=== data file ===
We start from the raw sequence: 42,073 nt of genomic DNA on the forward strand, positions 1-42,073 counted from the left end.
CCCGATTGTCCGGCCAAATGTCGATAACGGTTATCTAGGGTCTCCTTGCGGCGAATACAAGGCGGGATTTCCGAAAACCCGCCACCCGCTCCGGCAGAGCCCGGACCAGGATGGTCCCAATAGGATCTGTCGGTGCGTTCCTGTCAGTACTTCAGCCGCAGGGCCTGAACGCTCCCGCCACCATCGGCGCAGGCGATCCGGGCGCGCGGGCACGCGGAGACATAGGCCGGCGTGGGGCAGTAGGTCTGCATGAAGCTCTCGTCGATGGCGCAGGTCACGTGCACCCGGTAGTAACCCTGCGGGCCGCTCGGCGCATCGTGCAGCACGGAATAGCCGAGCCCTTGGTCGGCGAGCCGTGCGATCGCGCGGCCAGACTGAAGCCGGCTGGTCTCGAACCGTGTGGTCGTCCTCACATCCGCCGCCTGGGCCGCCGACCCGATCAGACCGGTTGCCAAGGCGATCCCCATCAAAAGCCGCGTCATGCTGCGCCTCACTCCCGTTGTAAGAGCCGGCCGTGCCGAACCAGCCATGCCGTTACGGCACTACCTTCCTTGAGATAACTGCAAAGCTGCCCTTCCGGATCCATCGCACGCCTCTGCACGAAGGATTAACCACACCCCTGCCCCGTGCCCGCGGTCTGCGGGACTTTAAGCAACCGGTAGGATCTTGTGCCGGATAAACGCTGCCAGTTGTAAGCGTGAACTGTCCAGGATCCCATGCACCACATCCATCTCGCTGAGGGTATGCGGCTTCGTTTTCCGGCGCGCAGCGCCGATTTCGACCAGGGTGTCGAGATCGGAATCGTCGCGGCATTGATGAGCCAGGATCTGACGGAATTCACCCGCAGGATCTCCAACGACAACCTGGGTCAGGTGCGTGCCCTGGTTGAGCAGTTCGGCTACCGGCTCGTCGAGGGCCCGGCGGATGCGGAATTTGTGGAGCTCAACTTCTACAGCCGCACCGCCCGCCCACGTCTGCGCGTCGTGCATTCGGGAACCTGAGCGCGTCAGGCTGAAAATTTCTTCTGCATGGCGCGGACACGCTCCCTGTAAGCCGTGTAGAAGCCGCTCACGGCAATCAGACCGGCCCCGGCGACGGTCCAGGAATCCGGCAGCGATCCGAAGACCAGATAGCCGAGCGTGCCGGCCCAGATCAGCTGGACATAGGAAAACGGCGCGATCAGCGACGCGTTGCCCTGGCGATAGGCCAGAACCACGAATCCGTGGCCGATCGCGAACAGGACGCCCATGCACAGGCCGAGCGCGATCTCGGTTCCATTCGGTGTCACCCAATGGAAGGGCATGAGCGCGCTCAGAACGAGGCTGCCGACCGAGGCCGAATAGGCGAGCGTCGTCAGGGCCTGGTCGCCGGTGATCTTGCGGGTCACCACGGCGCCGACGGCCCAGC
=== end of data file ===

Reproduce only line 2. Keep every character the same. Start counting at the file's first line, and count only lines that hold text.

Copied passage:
CCCGATTGTCCGGCCAAATGTCGATAACGGTTATCTAGGGTCTCCTTGCGGCGAATACAAGGCGGGATTTCCGAAAACCCGCCACCCGCTCCGGCAGAGCCCGGACCAGGATGGTCCCAATAGGATCTGTCGGTGCGTTCCTGTCAGTACTTCAGCCGCAGGGCCTGAACGCTCCCGCCACCATCGGCGCAGGCGATCCGGGCGCGCGGGCACGCGGAGACATAGGCCGGCGTGGGGCAGTAGGTCTGCATGAAGCTCTCGTCGATGGCGCAGGTCACGTGCACCCGGTAGTAACCCTGCGGGCCGCTCGGCGCATCGTGCAGCACGGAATAGCCGAGCCCTTGGTCGGCGAGCCGTGCGATCGCGCGGCCAGACTGAAGCCGGCTGGTCTCGAACCGTGTGGTCGTCCTCACATCCGCCGCCTGGGCCGCCGACCCGATCAGACCGGTTGCCAAGGCGATCCCCATCAAAAGCCGCGTCATGCTGCGCCTCACTCCCGTTGTAAGAGCCGGCCGTGCCGAACCAGCCATGCCGTTACGGCACTACCTTCCTTGAGATAACTGCAAAGCTGCCCTTCCGGATCCATCGCACGCCTCTGCACGAAGGATTAACCACACCCCTGCCCCGTGCCCGCGGTCTGCGGGACTTTAAGCAACCGGTAGGATCTTGTGCCGGATAAACGCTGCCAGTTGTAAGCGTGAACTGTCCAGGATCCCATGCACCACATCCATCTCGCTGAGGGTATGCGGCTTCGTTTTCCGGCGCGCAGCGCCGATTTCGACCAGGGTGTCGAGATCGGAATCGTCGCGGCATTGATGAGCCAGGATCTGACGGAATTCACCCGCAGGATCTCCAACGACAACCTGGGTCAGGTGCGTGCCCTGGTTGAGCAGTTCGGCTACCGGCTCGTCGAGGGCCCGGCGGATGCGGAATTTGTGGAGCTCAACTTCTACAGCCGCACCGCCCGCCCACGTCTGCGCGTCGTGCATTCGGGAACCTGAGCGCGTCAGGCTGAAAATTTCTTCTGCATGGCGCGGACACGCTCCCTGTAAGCCGTGTAGAAGCCGCTCACGGCAATCAGACCGGCCCCGGCGACGGTCCAGGAATCCGGCAGCGATCCGAAGACCAGATAGCCGAGCGTGCCGGCCCAGATCAGCTGGACATAGGAAAACGGCGCGATCAGCGACGCGTTGCCCTGGCGATAGGCCAGAACCACGAATCCGTGGCCGATCGCGAACAGGACGCCCATGCACAGGCCGAGCGCGATCTCGGTTCCATTCGGTGTCACCCAATGGAAGGGCATGAGCGCGCTCAGAACGAGGCTGCCGACCGAGGCCGAATAGGCGAGCGTCGTCAGGGCCTGGTCGCCGGTGATCTTGCGGGTCACCACGGCGCCGACGGCCCAGC